First, he interprets the dynamics of the U.S. economy in the 1920s as being one of over-investment relative to demand. Stagnant wages (relative to labor productivity) mean that working-class consumer spending also stagnates. As noted above, this does not mean that the economy as a whole must dwell in the economic cellar. In the 1920s, private fixed investment soared, as did "luxury consumption" by the capitalists, boosted by high profits and optimistic expectations. Some growth of working-class consumption occurred, but corresponded to increased indebtedness. (In theory, the government and foreign sectors could have also counteracted stagnation, but this did not happen in that era.) The problem with this kind of economic boom is that it becomes increasingly unstable, somewhat akin to a bubble affecting a financial market. Eventually (in 1929), the over-investment boom ended, leaving unused industrial capacity and debt obligations, discouraging immediate recovery. Note that Devine does not see all booms in these terms. In the late 1960s, the U.S. saw "over-investment relative to supply," in which abundant accumulation pulls up wages and raw material costs, depressing the rate of profit on the supply side.
Second, once a recession has occurred (e.g., 1931–33), private investment can be blocked by debt, unused capacity, pessimistic expectations, and increasing social unrest. In this case, capitalists try to raise their rates of profit by cutting wages and raising labor productivity (by speeding up production). The problem is that while this may be rational for the individual, it is irrational for the capitalist class as a whole. Cutting wages relative to productivity lowers consumer demand relative to potential output. With other sources of aggregate demand blocked, this actually hurts profitability by lowering demand. Devine terms this problem the "under-consumption trap".
Underconsumption theory dates to the earlier economic theory of mercantilism, and an early history of underconsumptionism is given in Mercantilism by Eli Heckscher Underconsumption was a small part of mercantilist theory, in Heckscher's view, but was discussed by a number of authors.
The earliest reference given was to Barthélemy de Laffemas, who in 1598 in The Treasures and riches to put the State in Splendor "denounced the objectors to the use of French silks on the ground that all purchasers of French luxury goods created a livelihood for the poor, whereas the miser caused them to die in distress," an early form of the paradox of thrift. A number of other 17th century authors, English, German, and French, stated similar sentiments, which Heckscher summarizes as:
The Fable of The Bees by Bernard Mandeville, of 1714, was credited by Keynes as the most popular exposition of underconsumptionism of its time, but it caused such an uproar, being seen as an attack against Christian virtues, specifically attacking temperance, that underconsumptionism was not mentioned in "respectable circles" for another century, until it was raised in the later Malthus.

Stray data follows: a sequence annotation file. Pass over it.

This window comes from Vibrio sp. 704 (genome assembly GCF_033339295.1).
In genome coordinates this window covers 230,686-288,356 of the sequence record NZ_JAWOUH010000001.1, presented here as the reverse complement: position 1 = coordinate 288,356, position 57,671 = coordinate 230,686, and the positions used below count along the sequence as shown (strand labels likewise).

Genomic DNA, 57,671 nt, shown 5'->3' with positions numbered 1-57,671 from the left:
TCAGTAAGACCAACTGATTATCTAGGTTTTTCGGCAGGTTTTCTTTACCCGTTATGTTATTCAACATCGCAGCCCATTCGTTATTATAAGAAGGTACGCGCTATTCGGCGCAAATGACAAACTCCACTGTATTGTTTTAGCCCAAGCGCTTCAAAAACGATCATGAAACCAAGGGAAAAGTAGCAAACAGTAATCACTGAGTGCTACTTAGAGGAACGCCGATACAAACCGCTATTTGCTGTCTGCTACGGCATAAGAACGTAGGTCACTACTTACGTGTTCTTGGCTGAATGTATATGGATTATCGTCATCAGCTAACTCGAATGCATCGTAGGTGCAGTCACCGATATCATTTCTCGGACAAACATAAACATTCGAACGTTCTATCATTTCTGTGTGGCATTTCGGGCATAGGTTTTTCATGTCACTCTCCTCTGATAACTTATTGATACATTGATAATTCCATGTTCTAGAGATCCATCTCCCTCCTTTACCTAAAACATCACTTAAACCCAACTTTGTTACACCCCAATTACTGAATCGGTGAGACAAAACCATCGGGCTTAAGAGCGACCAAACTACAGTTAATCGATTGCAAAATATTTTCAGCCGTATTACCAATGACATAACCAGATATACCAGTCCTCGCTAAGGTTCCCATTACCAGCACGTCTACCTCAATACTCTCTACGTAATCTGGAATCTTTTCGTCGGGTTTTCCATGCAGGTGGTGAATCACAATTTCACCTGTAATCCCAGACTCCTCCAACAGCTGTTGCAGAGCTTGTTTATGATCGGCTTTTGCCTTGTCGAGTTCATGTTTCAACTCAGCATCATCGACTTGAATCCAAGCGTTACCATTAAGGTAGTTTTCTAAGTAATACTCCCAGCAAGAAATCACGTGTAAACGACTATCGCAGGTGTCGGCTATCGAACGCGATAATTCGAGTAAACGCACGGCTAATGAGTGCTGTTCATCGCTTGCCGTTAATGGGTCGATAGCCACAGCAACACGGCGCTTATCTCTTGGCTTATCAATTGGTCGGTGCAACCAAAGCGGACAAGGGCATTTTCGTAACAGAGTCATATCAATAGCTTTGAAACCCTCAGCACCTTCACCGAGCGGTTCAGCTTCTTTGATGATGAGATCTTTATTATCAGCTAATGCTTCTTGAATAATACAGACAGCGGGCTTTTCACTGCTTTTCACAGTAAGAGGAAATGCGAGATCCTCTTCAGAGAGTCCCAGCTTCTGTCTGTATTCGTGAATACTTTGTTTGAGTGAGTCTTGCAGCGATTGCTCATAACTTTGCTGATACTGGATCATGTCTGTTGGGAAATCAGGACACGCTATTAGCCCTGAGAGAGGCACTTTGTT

Malthus was credited by Keynes as a predecessor for his views on effective demand and, other than Malthus, Keynes did not credit the existence of other proponents of underconsumption, stating instead that Ricardo "conquered" English economics. This is now understood to be false – other British proponents of underconsumption are now well-established, but, as Keynes demonstrated, they were poorly documented, and by the 1930s not well-known. Further, they did not form a unified school, but rather related heterodox ideas.
The Birmingham School of economists argued an underconsumptionist theory from 1815, and some of the writings of the school's leading member Thomas Attwood contained formulations of the multiplier effect and an income-expenditure model.
In continental Europe, Jean Charles Léonard de Sismondi proposed underconsumption and overproduction as causes of the economic cycle, in his Nouveaux Principes d'économie politique (1819), in one of the earliest systematic treatments of economic cycles. Properly, Sismondi discussed periodic economic crises, while the notion of a cycle was devised by Charles Dunoyer in his reconciliation of Sismondi's work with classical economics.
The multiplier dates to work in the 1890s by the Australian economist Alfred De Lissa, the Danish politician Julius Wulff, and the German-American economist Nicholas Johannsen, Nicholas Johannsen also proposed a theory of effective demand in the 1890s.
There is that scattereth, and yet increaseth; and there is that withholdeth more than is meet, but it tendeth to poverty.
The liberal soul shall be made fat: and he that watereth shall be watered also himself.— Proverbs 11:24–25
William Trufant Foster and Waddill Catchings developed a theory of underconsumption in the 1920s that became highly influential among policy makers. The argument was that governmental intervention, especially spending on public works programs, was essential to restore the balance between production and consumption. The theory strongly influenced Herbert Hoover and Franklin D. Roosevelt to engage in massive public works projects.
Today these ideas, regardless of provenance, are grouped in academia under the rubric of "Keynesian economics", due to Keynes's role in consolidating, elaborating, and popularizing them. Keynes himself specifically discussed underconsumption (which he wrote "under-consumption") in The General Theory of Employment, Interest and Money.
The theory of underconsumption has been criticized by classical economists such as James Mill, Adam Smith who wrote "What is prudence in the conduct of every private family can scarce be folly in that of a great Kingdom," and on grounds of Christian morality. These criticisms revised by Austrian economics.